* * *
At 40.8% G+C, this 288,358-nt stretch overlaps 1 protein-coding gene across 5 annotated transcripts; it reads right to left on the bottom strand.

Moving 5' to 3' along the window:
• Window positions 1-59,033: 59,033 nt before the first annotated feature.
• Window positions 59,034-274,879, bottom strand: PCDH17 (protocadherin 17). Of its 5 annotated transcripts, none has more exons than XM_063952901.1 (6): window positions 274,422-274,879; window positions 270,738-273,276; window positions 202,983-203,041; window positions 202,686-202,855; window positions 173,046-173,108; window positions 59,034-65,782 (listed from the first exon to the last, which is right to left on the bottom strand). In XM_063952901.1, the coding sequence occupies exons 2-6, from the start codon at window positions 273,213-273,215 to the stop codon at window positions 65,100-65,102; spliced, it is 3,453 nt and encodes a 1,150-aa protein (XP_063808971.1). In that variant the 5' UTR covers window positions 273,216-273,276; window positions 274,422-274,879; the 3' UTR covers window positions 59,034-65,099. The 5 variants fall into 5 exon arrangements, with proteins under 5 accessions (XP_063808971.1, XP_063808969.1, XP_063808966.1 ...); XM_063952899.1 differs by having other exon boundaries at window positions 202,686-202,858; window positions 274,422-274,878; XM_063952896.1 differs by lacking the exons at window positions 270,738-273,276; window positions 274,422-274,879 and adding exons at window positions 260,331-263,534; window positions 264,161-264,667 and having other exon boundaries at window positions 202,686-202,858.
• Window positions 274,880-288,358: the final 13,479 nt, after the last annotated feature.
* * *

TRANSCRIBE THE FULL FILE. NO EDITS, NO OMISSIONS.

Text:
At 40.8% G+C, this 288,358-nt stretch overlaps 1 protein-coding gene across 5 annotated transcripts; it reads right to left on the bottom strand.

Moving 5' to 3' along the window:
• Window positions 1-59,033: 59,033 nt before the first annotated feature.
• Window positions 59,034-274,879, bottom strand: PCDH17 (protocadherin 17). Of its 5 annotated transcripts, none has more exons than XM_063952901.1 (6): window positions 274,422-274,879; window positions 270,738-273,276; window positions 202,983-203,041; window positions 202,686-202,855; window positions 173,046-173,108; window positions 59,034-65,782 (listed from the first exon to the last, which is right to left on the bottom strand). In XM_063952901.1, the coding sequence occupies exons 2-6, from the start codon at window positions 273,213-273,215 to the stop codon at window positions 65,100-65,102; spliced, it is 3,453 nt and encodes a 1,150-aa protein (XP_063808971.1). In that variant the 5' UTR covers window positions 273,216-273,276; window positions 274,422-274,879; the 3' UTR covers window positions 59,034-65,099. The 5 variants fall into 5 exon arrangements, with proteins under 5 accessions (XP_063808971.1, XP_063808969.1, XP_063808966.1 ...); XM_063952899.1 differs by having other exon boundaries at window positions 202,686-202,858; window positions 274,422-274,878; XM_063952896.1 differs by lacking the exons at window positions 270,738-273,276; window positions 274,422-274,879 and adding exons at window positions 260,331-263,534; window positions 264,161-264,667 and having other exon boundaries at window positions 202,686-202,858.
• Window positions 274,880-288,358: the final 13,479 nt, after the last annotated feature.